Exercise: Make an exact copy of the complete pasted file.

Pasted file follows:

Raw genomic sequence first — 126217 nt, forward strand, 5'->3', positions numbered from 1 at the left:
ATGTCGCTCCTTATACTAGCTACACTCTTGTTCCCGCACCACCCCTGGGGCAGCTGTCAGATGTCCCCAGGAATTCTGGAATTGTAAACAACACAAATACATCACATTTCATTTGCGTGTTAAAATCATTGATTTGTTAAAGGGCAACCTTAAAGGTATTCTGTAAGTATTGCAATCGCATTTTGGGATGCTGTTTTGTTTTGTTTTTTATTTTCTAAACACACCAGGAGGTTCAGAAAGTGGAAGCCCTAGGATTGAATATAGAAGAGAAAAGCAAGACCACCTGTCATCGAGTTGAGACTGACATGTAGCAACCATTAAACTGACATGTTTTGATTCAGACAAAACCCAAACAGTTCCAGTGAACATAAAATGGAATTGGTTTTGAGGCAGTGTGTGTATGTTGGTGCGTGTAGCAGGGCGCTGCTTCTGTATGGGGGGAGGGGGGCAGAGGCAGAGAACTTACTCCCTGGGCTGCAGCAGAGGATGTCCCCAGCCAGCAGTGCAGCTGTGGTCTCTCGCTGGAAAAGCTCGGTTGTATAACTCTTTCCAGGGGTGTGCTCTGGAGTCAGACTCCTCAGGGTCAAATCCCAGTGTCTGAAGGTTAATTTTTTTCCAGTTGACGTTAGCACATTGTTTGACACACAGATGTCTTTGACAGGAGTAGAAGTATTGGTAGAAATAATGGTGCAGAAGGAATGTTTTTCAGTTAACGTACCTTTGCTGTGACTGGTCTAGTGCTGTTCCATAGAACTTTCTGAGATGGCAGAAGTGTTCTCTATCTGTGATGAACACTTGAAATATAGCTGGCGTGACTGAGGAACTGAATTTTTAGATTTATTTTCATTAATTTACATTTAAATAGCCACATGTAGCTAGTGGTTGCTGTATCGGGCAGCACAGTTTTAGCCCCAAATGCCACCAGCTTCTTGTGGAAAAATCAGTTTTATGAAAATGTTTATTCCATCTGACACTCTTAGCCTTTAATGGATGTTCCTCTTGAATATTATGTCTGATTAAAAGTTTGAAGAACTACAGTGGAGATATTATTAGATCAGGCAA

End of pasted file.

Raw genomic sequence first — 126217 nt, forward strand, 5'->3', positions numbered from 1 at the left:
ATGTCGCTCCTTATACTAGCTACACTCTTGTTCCCGCACCACCCCTGGGGCAGCTGTCAGATGTCCCCAGGAATTCTGGAATTGTAAACAACACAAATACATCACATTTCATTTGCGTGTTAAAATCATTGATTTGTTAAAGGGCAACCTTAAAGGTATTCTGTAAGTATTGCAATCGCATTTTGGGATGCTGTTTTGTTTTGTTTTTTATTTTCTAAACACACCAGGAGGTTCAGAAAGTGGAAGCCCTAGGATTGAATATAGAAGAGAAAAGCAAGACCACCTGTCATCGAGTTGAGACTGACATGTAGCAACCATTAAACTGACATGTTTTGATTCAGACAAAACCCAAACAGTTCCAGTGAACATAAAATGGAATTGGTTTTGAGGCAGTGTGTGTATGTTGGTGCGTGTAGCAGGGCGCTGCTTCTGTATGGGGGGAGGGGGGCAGAGGCAGAGAACTTACTCCCTGGGCTGCAGCAGAGGATGTCCCCAGCCAGCAGTGCAGCTGTGGTCTCTCGCTGGAAAAGCTCGGTTGTATAACTCTTTCCAGGGGTGTGCTCTGGAGTCAGACTCCTCAGGGTCAAATCCCAGTGTCTGAAGGTTAATTTTTTTCCAGTTGACGTTAGCACATTGTTTGACACACAGATGTCTTTGACAGGAGTAGAAGTATTGGTAGAAATAATGGTGCAGAAGGAATGTTTTTCAGTTAACGTACCTTTGCTGTGACTGGTCTAGTGCTGTTCCATAGAACTTTCTGAGATGGCAGAAGTGTTCTCTATCTGTGATGAACACTTGAAATATAGCTGGCGTGACTGAGGAACTGAATTTTTAGATTTATTTTCATTAATTTACATTTAAATAGCCACATGTAGCTAGTGGTTGCTGTATCGGGCAGCACAGTTTTAGCCCCAAATGCCACCAGCTTCTTGTGGAAAAATCAGTTTTATGAAAATGTTTATTCCATCTGACACTCTTAGCCTTTAATGGATGTTCCTCTTGAATATTATGTCTGATTAAAAGTTTGAAGAACTACAGTGGAGATATTATTAGATCAGGCAA